Yesterday, the White House named Ed Felten, a Princeton computer science professor, as a deputy chief technology officer.
The current tech advisors staffing the White House Office of Science and Technology Policy came from big tech companies: Megan Smith, chief technology officer, was a vice president at Google, while Alexander Macgillivray, deputy chief technology officer, was a general counsel at Twitter.
Felten, in contrast, brings an academic perspective to policy discussions. Over the course of his career, Felten has dug deep into a range of technical–and often controversial–problems. He is a privacy and security expert, with a particular interest in how these issues play out in the media. In 2001, for instance, as Napster was being shut down, he wrote about the weaknesses in music security systems. This earned him the wrath of music organizations such as the Recording Industry Association of America, who feared that his findings would only spur more music-stealing behavior.
In 2006, he examined the security of voting machines, ultimately proving how easy they were to hack. (He even made a handy video demonstrating how to steal an election in exactly one minute.) More recently, Felten has been parsing through the complexities of bitcoin, offering insight into how cryptocurrencies work and making the case that they will become an important form of money in the years to come.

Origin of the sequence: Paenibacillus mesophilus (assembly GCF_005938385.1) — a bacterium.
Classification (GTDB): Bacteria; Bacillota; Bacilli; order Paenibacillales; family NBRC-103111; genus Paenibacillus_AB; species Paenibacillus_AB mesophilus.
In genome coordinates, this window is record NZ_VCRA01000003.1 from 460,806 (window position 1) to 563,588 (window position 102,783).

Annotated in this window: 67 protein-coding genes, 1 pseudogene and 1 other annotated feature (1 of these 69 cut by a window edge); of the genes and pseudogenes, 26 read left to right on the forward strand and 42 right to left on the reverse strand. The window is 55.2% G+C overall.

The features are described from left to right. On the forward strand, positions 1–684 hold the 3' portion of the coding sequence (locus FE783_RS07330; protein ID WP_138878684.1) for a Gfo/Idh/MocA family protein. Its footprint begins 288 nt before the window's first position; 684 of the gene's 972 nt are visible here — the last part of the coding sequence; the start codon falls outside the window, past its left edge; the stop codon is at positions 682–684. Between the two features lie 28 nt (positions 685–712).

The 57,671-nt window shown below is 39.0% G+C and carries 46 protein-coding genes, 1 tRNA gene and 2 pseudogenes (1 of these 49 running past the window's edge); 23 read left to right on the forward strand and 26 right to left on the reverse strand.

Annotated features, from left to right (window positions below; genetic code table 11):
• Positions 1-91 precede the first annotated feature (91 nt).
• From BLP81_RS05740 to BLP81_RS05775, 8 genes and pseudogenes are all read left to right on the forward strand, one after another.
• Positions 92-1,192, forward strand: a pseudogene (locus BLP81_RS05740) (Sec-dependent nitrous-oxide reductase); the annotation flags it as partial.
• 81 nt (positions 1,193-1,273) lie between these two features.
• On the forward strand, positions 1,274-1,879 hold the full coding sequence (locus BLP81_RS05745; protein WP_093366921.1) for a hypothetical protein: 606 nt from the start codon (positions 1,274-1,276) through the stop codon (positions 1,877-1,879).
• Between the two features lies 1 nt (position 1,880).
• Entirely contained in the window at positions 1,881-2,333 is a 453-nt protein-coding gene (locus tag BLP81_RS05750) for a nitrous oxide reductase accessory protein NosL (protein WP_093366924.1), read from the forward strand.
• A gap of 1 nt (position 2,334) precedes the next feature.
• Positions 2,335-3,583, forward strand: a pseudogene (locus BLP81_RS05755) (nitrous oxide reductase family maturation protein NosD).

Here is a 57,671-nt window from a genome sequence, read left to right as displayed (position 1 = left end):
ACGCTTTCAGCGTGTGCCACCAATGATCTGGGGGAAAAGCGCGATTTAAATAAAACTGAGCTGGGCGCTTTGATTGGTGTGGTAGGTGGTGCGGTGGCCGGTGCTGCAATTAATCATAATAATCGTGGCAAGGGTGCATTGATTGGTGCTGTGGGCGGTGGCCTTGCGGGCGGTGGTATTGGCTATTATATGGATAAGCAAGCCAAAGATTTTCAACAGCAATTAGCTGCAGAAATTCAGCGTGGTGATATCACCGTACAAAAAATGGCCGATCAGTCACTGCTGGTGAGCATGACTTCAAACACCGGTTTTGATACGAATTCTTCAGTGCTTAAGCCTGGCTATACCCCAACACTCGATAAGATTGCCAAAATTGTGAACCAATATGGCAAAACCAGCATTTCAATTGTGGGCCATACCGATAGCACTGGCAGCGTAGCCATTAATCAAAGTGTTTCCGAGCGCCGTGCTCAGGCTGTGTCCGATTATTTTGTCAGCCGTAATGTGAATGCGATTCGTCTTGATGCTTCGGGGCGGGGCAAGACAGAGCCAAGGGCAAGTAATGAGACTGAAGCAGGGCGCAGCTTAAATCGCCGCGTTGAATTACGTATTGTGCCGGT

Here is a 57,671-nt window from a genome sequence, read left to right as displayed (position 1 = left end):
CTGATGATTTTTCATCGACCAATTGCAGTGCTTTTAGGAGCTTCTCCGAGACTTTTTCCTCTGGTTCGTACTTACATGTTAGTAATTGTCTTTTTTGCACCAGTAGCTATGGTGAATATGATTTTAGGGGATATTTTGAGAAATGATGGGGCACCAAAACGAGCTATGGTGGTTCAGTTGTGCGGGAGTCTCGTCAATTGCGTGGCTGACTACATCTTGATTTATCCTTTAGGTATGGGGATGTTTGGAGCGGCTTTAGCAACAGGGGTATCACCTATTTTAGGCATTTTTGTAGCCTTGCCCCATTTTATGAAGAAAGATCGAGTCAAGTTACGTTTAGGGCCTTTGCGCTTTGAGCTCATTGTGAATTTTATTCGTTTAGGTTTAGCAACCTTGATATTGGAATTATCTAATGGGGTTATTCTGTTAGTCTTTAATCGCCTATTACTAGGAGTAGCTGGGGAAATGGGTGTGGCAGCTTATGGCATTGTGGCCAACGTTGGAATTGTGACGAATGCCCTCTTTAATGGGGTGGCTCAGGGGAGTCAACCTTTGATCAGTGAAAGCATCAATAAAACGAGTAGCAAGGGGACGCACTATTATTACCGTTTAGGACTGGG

Felten is an interesting choice for President Obama given that he has been an outspoken critic of the National Security Agency over the last few years. After Edward Snowden’s revelations about the government’s surveillance programs, he strongly argued that the NSA should stop spying on Americans’ phone records without just cause. He publicly supported a lawsuit filed by the American Civil Liberties Union against the government’s mass call-tracking policies. In his own research, he has demonstrated that it is harmful for the NSA to gather metadata, since even large data sets can offer insight into personal behavior patterns.
It is unclear how Felten’s strong views will impact the government’s surveillance programs going forward, but one thing is for sure–tech policy discussions at the White House are about to get a lot more heated.